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Three new rooms are now available at The Coach House – our newest home for adults offering brain injury care and rehabilitation. This is following the completion of a second staircase, bringing the number of rooms to 11. Further rooms are likely to be released later in the year.

“Despite the difficulties that the pandemic is causing, we are still receiving a lot of referrals for our specialist brain injury care”, says Gill Ayris, Admissions & Referrals Manager, “so we’re very pleased that our residential capacity is increasing.”

The Coach House is situated in the grounds of The Richardson Mews in Kingsthorpe, Northampton. Both are listed buildings, full of character with large social spaces as well as generous ensuite bedrooms. The Coach House was significantly refurbished and extended, enabling a bespoke residential care home to be created. This meant that the home could meet the specific needs of people with acquired brain injury, while retaining the character of a listed building.

Richardson Care design philosophy

We have a clear design philosophy at Richardson Care: We believe that every home should feel like ‘home’, and that providing the right environment helps our service users to engage in their therapy and rehabilitation, and improves their quality of life.

We spoke to architect Chris Cheater, Design Director at McLaughlin & Harvey Limited, who has been an important part of the design team at Richardson Care for over 15 years:

“Working with Richardson Care has been a sharing of ideas and experience. The Directors, Laura and Greg, have always been clear in their desire to develop an architectural expression that seeks to draw out the unique character of each care setting. This gives a distinct sense of place and identity that service users can call ‘home’.

The essence of home

“Central to my role in the process of creating wonderful and supportive spaces is weaving the essence of ‘home’ throughout a scheme. This has had to be undertaken whilst ensuring the internal environment is supportive to people with very specific, varied and complex needs. By combining my professional training and sharing knowledge, we have evolved a clear design language for Richardson Care over time. Central to this ethos is spaces which are uplifting, naturally lit and allow all occupants to move freely in and around the home.

“In The Coach House we have had the opportunity to provide these elements within a new bespoke building, unrestricted by pre-existing constraints. This building is specifically designed knowing the need for space, circulation and light is central to the successful function of the home.  Designed around a central ‘meeting place’ and connected via ‘The Street’, we have created a care setting placing service users at the heart of the home. We believe naturally lit communal spaces are foremost in the assistance of rehabilitation. Our wide movement spaces allow for contemplation, and the extensive use of glazing allows connection to the outside, which assists in a feeling of convalescing.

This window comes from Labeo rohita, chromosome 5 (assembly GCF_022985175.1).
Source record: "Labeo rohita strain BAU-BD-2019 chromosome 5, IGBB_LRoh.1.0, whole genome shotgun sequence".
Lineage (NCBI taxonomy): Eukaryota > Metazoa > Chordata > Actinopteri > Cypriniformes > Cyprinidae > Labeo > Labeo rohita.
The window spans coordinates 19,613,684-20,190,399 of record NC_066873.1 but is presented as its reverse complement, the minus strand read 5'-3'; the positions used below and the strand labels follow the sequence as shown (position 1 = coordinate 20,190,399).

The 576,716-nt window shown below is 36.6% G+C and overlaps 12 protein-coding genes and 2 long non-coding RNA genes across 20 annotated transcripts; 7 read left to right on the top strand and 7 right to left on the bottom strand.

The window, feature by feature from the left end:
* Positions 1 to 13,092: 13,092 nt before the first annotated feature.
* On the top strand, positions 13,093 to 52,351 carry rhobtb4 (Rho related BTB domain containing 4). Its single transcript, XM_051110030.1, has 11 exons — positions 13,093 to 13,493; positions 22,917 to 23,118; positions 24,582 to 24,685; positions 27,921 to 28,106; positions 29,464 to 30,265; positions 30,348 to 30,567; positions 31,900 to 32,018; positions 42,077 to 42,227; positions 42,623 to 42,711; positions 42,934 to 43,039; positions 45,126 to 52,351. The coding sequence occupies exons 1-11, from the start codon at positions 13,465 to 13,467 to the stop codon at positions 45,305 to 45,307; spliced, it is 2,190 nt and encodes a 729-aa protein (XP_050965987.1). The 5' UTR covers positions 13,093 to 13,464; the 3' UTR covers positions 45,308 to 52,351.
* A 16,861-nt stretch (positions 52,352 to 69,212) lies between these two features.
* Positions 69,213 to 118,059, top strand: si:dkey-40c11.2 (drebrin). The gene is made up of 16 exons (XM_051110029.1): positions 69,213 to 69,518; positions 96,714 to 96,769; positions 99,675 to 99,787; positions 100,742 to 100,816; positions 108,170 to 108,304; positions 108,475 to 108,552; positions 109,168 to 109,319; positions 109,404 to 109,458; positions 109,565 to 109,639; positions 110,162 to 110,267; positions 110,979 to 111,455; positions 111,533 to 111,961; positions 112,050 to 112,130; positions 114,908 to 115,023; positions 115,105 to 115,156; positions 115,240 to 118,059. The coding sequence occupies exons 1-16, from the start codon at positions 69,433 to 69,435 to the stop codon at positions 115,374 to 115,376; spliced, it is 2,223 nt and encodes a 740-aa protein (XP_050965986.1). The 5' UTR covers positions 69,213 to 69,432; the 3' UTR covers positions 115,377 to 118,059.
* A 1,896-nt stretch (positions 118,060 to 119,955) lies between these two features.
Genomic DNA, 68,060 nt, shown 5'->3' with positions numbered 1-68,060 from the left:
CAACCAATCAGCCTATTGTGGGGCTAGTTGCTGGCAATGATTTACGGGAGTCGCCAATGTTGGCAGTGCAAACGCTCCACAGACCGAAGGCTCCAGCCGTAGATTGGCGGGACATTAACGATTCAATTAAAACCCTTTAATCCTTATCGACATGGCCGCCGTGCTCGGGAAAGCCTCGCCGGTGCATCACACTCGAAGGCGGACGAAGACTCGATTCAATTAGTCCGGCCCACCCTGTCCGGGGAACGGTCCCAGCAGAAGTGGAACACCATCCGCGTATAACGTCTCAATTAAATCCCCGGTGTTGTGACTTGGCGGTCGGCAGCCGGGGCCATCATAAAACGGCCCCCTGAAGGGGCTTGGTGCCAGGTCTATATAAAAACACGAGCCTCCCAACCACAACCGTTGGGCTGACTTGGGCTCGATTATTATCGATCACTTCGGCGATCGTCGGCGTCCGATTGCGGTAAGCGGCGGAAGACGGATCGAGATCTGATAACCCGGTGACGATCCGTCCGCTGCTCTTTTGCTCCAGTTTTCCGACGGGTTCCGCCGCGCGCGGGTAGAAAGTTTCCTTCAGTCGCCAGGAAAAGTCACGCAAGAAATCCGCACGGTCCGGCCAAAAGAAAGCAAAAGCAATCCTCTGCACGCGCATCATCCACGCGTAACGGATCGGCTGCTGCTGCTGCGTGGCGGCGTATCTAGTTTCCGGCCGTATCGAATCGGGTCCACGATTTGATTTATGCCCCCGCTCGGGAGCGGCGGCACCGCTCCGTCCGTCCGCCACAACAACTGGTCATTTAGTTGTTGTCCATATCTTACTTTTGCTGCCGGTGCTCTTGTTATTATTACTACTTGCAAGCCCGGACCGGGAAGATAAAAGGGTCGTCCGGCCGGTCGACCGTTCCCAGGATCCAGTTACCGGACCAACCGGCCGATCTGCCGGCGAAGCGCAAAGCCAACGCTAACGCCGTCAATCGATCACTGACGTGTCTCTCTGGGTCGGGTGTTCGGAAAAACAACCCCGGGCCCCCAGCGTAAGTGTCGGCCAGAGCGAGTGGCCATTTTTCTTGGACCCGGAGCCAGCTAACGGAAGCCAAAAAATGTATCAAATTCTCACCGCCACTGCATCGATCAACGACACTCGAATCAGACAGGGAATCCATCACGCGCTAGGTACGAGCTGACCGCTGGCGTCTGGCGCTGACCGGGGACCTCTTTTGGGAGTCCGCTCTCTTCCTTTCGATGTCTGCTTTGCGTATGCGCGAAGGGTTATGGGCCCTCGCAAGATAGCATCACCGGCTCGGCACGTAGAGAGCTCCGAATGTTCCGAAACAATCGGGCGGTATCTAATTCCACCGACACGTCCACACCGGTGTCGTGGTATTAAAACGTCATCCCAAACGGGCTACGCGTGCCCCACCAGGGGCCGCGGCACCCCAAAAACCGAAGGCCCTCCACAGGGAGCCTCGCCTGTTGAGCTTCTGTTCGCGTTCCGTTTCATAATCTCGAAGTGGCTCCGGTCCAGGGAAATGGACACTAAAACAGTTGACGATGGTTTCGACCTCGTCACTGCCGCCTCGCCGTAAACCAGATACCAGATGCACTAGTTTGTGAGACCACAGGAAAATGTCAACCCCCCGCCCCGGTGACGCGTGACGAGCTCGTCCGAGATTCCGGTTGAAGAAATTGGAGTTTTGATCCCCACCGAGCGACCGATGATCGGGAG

“The interior design is an intrinsic part of the design philosophy and has been developed with Laura to ensure it remains as non-institutional as possible whilst ensuring its functionality. All of the support functions of the home have been incorporated within the building fabric to provide robust but discrete safe and secure environment befitting the vulnerability of the occupants.

“The design of The Coach House doesn’t for me signal the conclusion of a design philosophy, but rather an expression of an ongoing evolution of care provision, of which I’m proud to be a part as it progresses into the future.”


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Many of us who are fortunate to have a garden are giving it much more attention since the Coronavirus restrictions started. The gardens in our specialist care homes are no exception. Not only are the gardens benefiting from extra TLC, so are our service users.

All of our homes have large gardens and/or outdoor space that is used for a variety of activities, depending on the needs and preferences of service users.

The Mews – home for adults with acquired brain injury

One of our service users had taken ownership of some raised flowerbeds, which had been neglected, and as we’re all confined to the home and garden, he had some helpers. He trusted Ebony and Paige (two of our Admissions & Referrals Co-ordinators) along with another service user to get involved. They revamped the whole patch: dug, weeded, replanted some of the existing plants and added new ones. They planted herbs and vegetables as well as sowing some seeds.

Everyone enjoyed it, and one of the guys who suffered low mood said he had a really great day. Research, as well as anecdotal evidence, has shown that gardening activity has many well-being benefits – it’s mindful and calming, reducing stress and the symptoms of anxiety. It’s a meaningful activity, providing focus and hope – seeing plants grow and develop gives us something to look forward to in these uncertain times. In addition, neurological injury can impact on the brain’s ability to control physical movements, so weeding and planting seeds, for example, can help to improve fine motor skills.

The large garden at The Mews was perfect for our Easter treasure hunt and is also used for a wide range of games and activities.

The Coach House – home for adults with acquired brain injury

Adjacent to The Mews, service users at The Coach House have access to all of the gardens. They also have their own outside space with patios next to some of the bedrooms and a lovely sunny terrace at the front of the home. The service users have been enjoying the sunshine – having lunch outside, playing giant noughts and crosses, listening to the birds and enjoying nature.